Sorella, New YorkThe founders of Sorella, Emma Hearst & Sarah Krathen, met in the educational portion of their culinary journey. It was then that they established their similarities in beliefs about restaurants. One of them possessing a passion for back of house operations, while the other focused on front of the house made it a perfect match. Their search for cultures and other people sharing their beliefs is how Sorella was born.
Sorella is the "sister" conceived on a journey throughout Northern Italy. The ladies found a love for Piedmont's cafe culture that insisted they bring the feeling back to New York. The small villages and cities of Piedmont were the only places in the world they found they loved even remotely as much as they loved Manhattan.
Sorella is a family. Not connected by blood, but by a mutual love for tasty food and wine. Artisanal products of every sort have a permanent place in this cozy, sparkly Lower East Side home. Emma and Sarah built their home on memories, inside jokes, and as much wine paraphernalia as possible. They thrive to make every client a member of their little family ....
Sarah took time out from her busy schedule to answer some of our questions and to tell us about Sorella:
Q: How long have you been open?
Sorella has been open since the end of November 2008.
Q: What made you want to open a restaurant? What was your inspiration?
Both of us have always wanted to open a restaurant. Sorella was inspired by our friendship, our travels together and our mutual love for Italian food, wine, and hospitality. We wanted to create a different kind of experience.
Q: What did you do before operating this business (career before coffee)?
Prior to Sorella opening, we both worked in various restaurants and had a small catering company together that we ran out of a 5th floor walk up apartment. We met at the Culinary Institute of America, from which we are both graduates.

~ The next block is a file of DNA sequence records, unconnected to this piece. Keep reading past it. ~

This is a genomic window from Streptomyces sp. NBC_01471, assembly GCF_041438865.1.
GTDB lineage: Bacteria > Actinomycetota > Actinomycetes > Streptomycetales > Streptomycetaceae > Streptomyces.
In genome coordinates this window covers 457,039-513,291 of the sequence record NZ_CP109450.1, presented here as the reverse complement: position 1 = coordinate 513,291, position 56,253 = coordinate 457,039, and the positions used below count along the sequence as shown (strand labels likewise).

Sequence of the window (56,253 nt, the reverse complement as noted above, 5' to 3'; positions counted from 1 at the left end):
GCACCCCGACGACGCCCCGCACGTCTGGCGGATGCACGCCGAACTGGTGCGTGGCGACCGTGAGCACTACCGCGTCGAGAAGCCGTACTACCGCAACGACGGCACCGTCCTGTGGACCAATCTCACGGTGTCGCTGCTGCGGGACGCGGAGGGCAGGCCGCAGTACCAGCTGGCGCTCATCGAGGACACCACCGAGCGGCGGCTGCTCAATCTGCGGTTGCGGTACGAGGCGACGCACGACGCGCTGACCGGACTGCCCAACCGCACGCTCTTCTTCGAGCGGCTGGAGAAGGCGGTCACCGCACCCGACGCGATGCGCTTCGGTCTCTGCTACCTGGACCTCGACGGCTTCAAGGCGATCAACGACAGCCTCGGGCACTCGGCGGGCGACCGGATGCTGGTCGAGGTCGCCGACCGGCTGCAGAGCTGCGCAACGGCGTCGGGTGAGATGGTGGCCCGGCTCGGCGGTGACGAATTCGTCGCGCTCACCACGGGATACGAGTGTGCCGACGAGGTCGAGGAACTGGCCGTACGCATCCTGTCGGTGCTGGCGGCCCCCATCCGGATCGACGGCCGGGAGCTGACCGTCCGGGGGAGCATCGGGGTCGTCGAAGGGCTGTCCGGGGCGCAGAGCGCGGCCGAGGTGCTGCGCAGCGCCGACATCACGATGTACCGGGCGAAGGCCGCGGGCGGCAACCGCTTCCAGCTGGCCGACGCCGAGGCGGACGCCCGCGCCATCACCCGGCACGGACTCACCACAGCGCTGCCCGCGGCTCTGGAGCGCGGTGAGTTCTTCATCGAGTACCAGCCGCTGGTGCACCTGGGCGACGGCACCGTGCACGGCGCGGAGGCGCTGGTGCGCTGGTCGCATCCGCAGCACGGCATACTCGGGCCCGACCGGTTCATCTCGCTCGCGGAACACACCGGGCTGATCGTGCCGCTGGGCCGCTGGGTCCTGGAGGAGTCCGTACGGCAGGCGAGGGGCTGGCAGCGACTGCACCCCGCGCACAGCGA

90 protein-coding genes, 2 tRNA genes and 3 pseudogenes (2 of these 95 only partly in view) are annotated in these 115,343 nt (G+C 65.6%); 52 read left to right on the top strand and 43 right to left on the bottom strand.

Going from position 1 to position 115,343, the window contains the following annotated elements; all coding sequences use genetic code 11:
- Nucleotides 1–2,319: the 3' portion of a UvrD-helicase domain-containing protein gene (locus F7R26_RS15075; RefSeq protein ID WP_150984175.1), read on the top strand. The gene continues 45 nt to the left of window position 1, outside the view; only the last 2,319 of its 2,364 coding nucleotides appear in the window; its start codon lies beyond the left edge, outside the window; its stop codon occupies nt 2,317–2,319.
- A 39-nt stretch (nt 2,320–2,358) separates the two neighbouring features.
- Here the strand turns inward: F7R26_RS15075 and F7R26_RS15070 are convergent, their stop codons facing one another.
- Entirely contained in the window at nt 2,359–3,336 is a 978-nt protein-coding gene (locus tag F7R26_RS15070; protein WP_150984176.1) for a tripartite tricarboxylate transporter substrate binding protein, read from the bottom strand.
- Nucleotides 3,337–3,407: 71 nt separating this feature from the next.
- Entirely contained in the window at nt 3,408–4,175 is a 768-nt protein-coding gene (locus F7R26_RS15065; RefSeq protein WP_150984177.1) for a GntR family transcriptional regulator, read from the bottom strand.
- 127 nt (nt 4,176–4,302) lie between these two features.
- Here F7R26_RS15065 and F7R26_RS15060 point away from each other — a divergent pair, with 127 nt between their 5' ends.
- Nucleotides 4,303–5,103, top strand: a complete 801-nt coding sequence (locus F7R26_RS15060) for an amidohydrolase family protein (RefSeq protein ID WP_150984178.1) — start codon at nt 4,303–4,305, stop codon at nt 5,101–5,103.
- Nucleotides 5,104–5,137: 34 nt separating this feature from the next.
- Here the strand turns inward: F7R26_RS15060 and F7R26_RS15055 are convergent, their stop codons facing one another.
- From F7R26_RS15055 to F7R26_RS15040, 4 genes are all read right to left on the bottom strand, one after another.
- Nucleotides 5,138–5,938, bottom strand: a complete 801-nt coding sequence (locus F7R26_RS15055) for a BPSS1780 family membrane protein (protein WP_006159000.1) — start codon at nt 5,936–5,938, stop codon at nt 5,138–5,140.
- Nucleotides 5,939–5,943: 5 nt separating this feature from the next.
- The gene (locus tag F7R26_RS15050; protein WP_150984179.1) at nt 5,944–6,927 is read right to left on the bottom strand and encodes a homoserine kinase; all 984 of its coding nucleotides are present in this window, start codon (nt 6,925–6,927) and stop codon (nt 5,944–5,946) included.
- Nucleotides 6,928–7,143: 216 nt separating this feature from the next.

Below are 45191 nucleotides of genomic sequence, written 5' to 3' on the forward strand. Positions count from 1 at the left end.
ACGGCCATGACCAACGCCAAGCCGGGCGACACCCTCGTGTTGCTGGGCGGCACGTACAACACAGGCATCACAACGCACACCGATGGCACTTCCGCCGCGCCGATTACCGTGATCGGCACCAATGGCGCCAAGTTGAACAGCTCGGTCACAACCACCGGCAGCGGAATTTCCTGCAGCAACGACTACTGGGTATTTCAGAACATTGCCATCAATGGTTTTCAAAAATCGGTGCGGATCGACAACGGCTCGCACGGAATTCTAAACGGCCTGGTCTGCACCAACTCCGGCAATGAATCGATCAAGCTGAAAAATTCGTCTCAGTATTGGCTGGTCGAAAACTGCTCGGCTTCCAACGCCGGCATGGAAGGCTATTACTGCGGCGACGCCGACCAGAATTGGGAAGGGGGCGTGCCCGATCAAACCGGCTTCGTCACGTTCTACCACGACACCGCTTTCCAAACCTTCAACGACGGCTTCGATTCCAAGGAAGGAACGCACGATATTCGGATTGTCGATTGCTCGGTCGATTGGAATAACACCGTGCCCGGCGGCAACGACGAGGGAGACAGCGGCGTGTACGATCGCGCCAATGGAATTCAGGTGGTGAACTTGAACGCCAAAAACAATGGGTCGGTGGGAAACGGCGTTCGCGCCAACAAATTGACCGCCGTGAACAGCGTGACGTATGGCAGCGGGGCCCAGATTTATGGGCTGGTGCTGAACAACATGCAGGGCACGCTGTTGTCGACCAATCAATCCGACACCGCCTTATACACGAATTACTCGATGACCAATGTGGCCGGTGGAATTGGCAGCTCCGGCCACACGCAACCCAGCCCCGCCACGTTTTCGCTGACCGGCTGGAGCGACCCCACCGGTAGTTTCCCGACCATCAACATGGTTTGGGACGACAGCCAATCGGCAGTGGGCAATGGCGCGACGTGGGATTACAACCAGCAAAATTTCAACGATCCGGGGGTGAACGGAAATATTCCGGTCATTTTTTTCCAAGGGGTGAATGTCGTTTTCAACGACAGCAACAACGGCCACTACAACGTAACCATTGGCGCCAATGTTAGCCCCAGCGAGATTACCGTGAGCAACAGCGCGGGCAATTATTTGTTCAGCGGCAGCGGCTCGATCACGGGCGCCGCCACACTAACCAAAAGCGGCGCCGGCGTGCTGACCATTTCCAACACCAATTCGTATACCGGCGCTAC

Q: What kind of establishment is Sorella?
Sorella is a Piedmont-inspired restaurant and wine bar. The design is wine-inspired – barrel stave ceiling, wine painted walls, riddling rack storefront) and very personal, down to the pictures of Emma’s dogs in the bathroom! It’s cozy and comfortable with great music always playing in the background.
Q: Tell us about your customers: what kind of demographic do you cater most to? Are you a destination location or more of a neighborhood establishment? When are your busiest times and why?
That’s a tough one. We have quite a broad clientele. There are young downtowners, older uptowners, industry folk, and enthusiasts. (I can’t stomach the term “foodie.”) It’s a great mix. Being that we are a Piedmontese restaurant in Chinatown, we see neighborhood peeps and are also a bit of a destination location.
Q: Tell us about your menu and the quirkiest item on it.
The menu is Emma’s interpretation of Piedmontese cuisine. There are a lot of modernized traditional dishes along with some creative creations. The Pate de Fegato (duck fat English muffin bread with chicken liver mousse, fried egg, and sugared bacon) is probably the quirkiest item. It is also one of the most popular along with the gnocchi, tajarin, and side of brussels sprouts. The other items change seasonally, and I could not possibly pick a favorite as all the food at Sorella is delicious. Everything is made in house … breads, pastas, gelato ... there is a lot of love in this food.
A bicerin is a traditional hot drink from Torino made of espresso, drinking chocolate, and lightly steamed whole milk. It dates back to the 1800s, and was price regulated by the government at one time to ensure that everyone could afford this treat in the harsh winters of the Alps. At Sorella, a bicerin is chocolate pudding with a layer of espresso fudge (Counter Culture espresso, of course) and lightly whipped cream.
Q: What's your coffee of choice?
I’m a latte gal, so is Emma. The main thing I look for is consistency. Good espresso pulled and served properly with skilled milk by a friendly barista. The friendly aspect is probably the hardest to find in the city. As soon as someone remembers me when I walk in, knows my order, and makes it delicious … I’m hooked and loyal.
Q: As a restaurant, you've gotten a lot of attention for your coffee. What prompted you to give that portion of your menu so much thought?
I can only hope that crappy coffee will someday be extinct. It saddens me that so many restaurants put so much into food, wine, and service and then drop the ball when it comes to the coffee. It’s more expensive to do good coffee, but it’s so worth it. It’s the last impression the guest will have, why not make it awesome? When it comes to leading charges, Emma and I are just the little guys. We’re honored to be recognized for our coffee and thrilled to be a part of this industry. We just want to give the best possible experience. If ever we are credited with leading the industry in any charges … well, that would be pretty cool.